15

In 2016, the death of Justice Scalia created an opening in the Supreme Court. Senate Majority Leader McConnell announced he would not grant a hearing for any candidate proposed by then-President Obama. He later stated that if a Democrat was elected following Obama, then he would have refused an appointment until a Republican took office.

McConnell explained that he was simply following the "precedent" set by Abraham Lincoln. Lincoln himself decided, per the Constitution, that he would not fill a SCOTUS vacancy unless he was re-elected. How does the above action make it legal for the Senate Majority Leader to overrule the POTUS? Certainly, the authors of the Constitution never intended to empower the Majority Leader to indefinitely refuse a hearing based solely upon partisanship... No Republican protested, and I can't recall any notable action by any Democrat. I'm unaware of any interest in preventing a reoccurrence in the future.

Did SCOTUS have the authority to rule on McConnell's refusal? If not, could anyone have stopped him?

2
  • An important part of this consideration is the implication of them ruling on a Supreme Court vacancy and the filling of the given seat - a possible tie in a SCOTUS case - apparently that leads to the lower courts' decision to stick, and for the case to not have binding precedent. I'm not sure what the ruling would be in a case that goes directly to the Supreme Court, but it sounds like the decision would be considered not binding precedent for future cases. Mar 5 at 6:11
  • The scope of the SC's judicial power is defined in article III, section 2 of the U.S. Constitution. It's too long to quote in full in a comment, but the relevant part is "The judicial Power shall extend to all Cases, in Law and Equity, arising under this Constitution, the Laws of the United States, [...]". Neither the Constitution nor (other) U.S. law specifies details of how the Senate must grant or deny its consent to a S.C. nomination -- only that the Senate's consent is required. Mar 6 at 15:21

5 Answers 5

24
No, this is the sole prerogative of the Senate, with no recourse to any other body.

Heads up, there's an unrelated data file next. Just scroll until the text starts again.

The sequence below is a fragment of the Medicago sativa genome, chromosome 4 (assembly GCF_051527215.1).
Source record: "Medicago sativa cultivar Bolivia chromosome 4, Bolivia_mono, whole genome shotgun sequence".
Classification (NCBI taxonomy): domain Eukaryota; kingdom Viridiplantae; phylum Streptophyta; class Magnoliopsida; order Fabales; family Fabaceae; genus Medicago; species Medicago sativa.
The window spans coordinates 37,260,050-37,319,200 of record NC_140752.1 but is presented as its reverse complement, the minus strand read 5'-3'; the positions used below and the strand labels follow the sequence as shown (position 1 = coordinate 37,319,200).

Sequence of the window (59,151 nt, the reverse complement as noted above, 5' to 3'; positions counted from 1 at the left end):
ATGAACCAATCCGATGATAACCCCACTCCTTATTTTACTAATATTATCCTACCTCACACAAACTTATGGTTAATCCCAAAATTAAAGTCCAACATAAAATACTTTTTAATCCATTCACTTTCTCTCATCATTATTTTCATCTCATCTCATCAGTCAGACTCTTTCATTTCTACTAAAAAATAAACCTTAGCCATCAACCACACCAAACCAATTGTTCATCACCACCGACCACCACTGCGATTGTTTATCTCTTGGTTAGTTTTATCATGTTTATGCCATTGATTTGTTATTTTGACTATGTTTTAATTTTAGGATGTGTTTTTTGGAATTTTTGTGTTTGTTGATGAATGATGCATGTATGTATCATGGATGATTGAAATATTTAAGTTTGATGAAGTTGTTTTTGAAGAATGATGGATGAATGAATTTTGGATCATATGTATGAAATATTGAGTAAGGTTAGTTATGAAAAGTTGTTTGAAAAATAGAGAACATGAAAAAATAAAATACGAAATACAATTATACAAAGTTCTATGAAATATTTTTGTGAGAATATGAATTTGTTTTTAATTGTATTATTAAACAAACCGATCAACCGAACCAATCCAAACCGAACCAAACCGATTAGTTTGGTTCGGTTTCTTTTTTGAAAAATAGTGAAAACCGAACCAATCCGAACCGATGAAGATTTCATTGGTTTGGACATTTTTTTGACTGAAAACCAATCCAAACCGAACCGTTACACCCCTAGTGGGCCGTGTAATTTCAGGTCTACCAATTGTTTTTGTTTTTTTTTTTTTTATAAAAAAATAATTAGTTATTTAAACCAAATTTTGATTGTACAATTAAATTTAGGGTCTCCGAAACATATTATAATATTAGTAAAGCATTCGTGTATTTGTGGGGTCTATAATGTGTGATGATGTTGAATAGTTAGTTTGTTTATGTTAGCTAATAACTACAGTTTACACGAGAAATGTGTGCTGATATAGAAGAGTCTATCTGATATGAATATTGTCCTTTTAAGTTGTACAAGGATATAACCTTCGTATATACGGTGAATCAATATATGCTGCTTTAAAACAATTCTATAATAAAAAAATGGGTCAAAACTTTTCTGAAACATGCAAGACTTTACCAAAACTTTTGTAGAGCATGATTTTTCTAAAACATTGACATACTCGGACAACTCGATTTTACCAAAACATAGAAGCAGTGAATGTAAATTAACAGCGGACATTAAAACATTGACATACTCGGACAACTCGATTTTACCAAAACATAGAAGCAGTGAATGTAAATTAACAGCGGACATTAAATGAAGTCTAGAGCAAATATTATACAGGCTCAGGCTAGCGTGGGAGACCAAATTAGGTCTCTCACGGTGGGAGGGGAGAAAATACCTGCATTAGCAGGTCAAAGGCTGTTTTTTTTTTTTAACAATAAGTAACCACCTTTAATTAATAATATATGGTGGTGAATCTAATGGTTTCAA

To quote from this answer which asks about whether the President can force a vote:

Congress has certain constitutional powers and obligations, but it sets its own rules on how it does these things in almost every instance. Article 1, Section 5 includes the clause:

Each House may determine the Rules of its Proceedings, punish its Members for disorderly Behaviour, and, with the Concurrence of two thirds, expel a Member.

The Supreme Court has generally ruled that the rules of the houses are essentially non-justiciable: they are not subject to overview by the judicial branch. Even the constitutional requirement for a quorum in the House/Senate is in the sole purview of the rules of the chambers themselves, and the courts have no power to dictate or question when the requirement has or hasn't been met; only the houses themselves determine this, by whatever means they see fit, and if the rules say there's a quorum, then there's a quorum.

In other words, if the Senate (as a body) decides not to perform its duties, then no one can force them to do so - not the President, not SCOTUS, and not the governments of the states that elected them. On the other hand, if the Senate (as a body) disagreed with McConnell's refusal, they could have changed the rules such that the Senate Majority Leader didn't have the authority to block a hearing/vote, and again no one else could tell them differently.

9
  • 4
    “if the Senate (as a body) decides not to perform its duties, then no one can force them to do so” I’ve no comment on whether you rightly or wrongly drew that conclusion, but it seems like a dangerously anti-checks-and-balances part of the system if true. My limited knowledge says that if SCOTUS or POTUS refused to perform their duties, there is recourse by another branch. Why such little recourse here? (Perhaps because the recourse is “vote”?) Mar 5 at 22:34
  • 2
    @D.BenKnoble The recourse is "vote." Though it used to be even more removed, when the Senate was answerable only to the state governments. That was very much on purpose.
    – fectin
    Mar 6 at 0:04
  • 8
    @D.BenKnoble Congress is the most powerful of the three branches, at least on paper. They certainly don't have all the power, and the other branches can check them, but in the end a sufficiently united Congress can override a Presidential veto and change the law if they don't like how SCOTUS interpreted the current ones. They also can impeach Presidents and Justices on whatever grounds they feel are sufficient. And they're the only federal branch involved in amending the Constitution (although even Congress can't do that alone).
    – Bobson
    Mar 6 at 1:34
  • 4
    @D.BenKnoble: And -- for a third perspective -- we should perhaps forgive the Framers for being more comfortable with the remedy of removing politicians from office; they were mostly Revolutionaries and knew that politicians not doing their jobs would be recalled by the voters, one way or another. They may have had trouble imagining some of the actions of the Senators in our lifetime! Surely, say the Framers, we should only elect capable representatives?
    – Corbin
    Mar 6 at 3:13
  • 1
    @Corrodias I have a hard time believing that the only safeguard against what I outlined is "random SCOTUS staff members."
    – Michael W.
    Mar 6 at 15:57
18

There are several legal/constitutional obstacles to taking such a case through the federal court system. The existence of these obstacles doesn't mean that it could never happen, but does affect the political calculus for anybody launching a suit on this topic.